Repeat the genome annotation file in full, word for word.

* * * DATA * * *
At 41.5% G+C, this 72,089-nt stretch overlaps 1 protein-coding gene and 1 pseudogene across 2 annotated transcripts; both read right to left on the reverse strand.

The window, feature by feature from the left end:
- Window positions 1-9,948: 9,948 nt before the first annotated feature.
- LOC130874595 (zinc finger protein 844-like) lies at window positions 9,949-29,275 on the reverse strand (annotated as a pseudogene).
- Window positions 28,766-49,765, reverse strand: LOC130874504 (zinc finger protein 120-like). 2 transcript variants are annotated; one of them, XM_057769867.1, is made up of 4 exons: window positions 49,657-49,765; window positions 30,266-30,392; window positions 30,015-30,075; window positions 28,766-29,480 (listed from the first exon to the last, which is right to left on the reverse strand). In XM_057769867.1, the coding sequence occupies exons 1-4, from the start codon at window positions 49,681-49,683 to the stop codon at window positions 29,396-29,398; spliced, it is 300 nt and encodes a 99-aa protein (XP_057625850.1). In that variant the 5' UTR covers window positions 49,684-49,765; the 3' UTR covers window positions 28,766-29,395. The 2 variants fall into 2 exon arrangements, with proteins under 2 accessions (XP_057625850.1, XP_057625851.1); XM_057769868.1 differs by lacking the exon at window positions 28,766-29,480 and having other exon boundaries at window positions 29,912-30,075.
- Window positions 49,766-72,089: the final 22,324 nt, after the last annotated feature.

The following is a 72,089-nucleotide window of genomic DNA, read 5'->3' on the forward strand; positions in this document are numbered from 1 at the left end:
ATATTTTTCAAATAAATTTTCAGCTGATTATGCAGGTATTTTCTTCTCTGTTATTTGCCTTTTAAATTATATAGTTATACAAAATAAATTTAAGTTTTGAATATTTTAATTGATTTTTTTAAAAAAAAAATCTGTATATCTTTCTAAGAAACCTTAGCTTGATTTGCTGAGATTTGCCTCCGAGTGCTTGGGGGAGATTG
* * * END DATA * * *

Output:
At 41.5% G+C, this 72,089-nt stretch overlaps 1 protein-coding gene and 1 pseudogene across 2 annotated transcripts; both read right to left on the reverse strand.

The window, feature by feature from the left end:
- Window positions 1-9,948: 9,948 nt before the first annotated feature.
- LOC130874595 (zinc finger protein 844-like) lies at window positions 9,949-29,275 on the reverse strand (annotated as a pseudogene).
- Window positions 28,766-49,765, reverse strand: LOC130874504 (zinc finger protein 120-like). 2 transcript variants are annotated; one of them, XM_057769867.1, is made up of 4 exons: window positions 49,657-49,765; window positions 30,266-30,392; window positions 30,015-30,075; window positions 28,766-29,480 (listed from the first exon to the last, which is right to left on the reverse strand). In XM_057769867.1, the coding sequence occupies exons 1-4, from the start codon at window positions 49,681-49,683 to the stop codon at window positions 29,396-29,398; spliced, it is 300 nt and encodes a 99-aa protein (XP_057625850.1). In that variant the 5' UTR covers window positions 49,684-49,765; the 3' UTR covers window positions 28,766-29,395. The 2 variants fall into 2 exon arrangements, with proteins under 2 accessions (XP_057625850.1, XP_057625851.1); XM_057769868.1 differs by lacking the exon at window positions 28,766-29,480 and having other exon boundaries at window positions 29,912-30,075.
- Window positions 49,766-72,089: the final 22,324 nt, after the last annotated feature.

The following is a 72,089-nucleotide window of genomic DNA, read 5'->3' on the forward strand; positions in this document are numbered from 1 at the left end:
ATATTTTTCAAATAAATTTTCAGCTGATTATGCAGGTATTTTCTTCTCTGTTATTTGCCTTTTAAATTATATAGTTATACAAAATAAATTTAAGTTTTGAATATTTTAATTGATTTTTTTAAAAAAAAAATCTGTATATCTTTCTAAGAAACCTTAGCTTGATTTGCTGAGATTTGCCTCCGAGTGCTTGGGGGAGATTG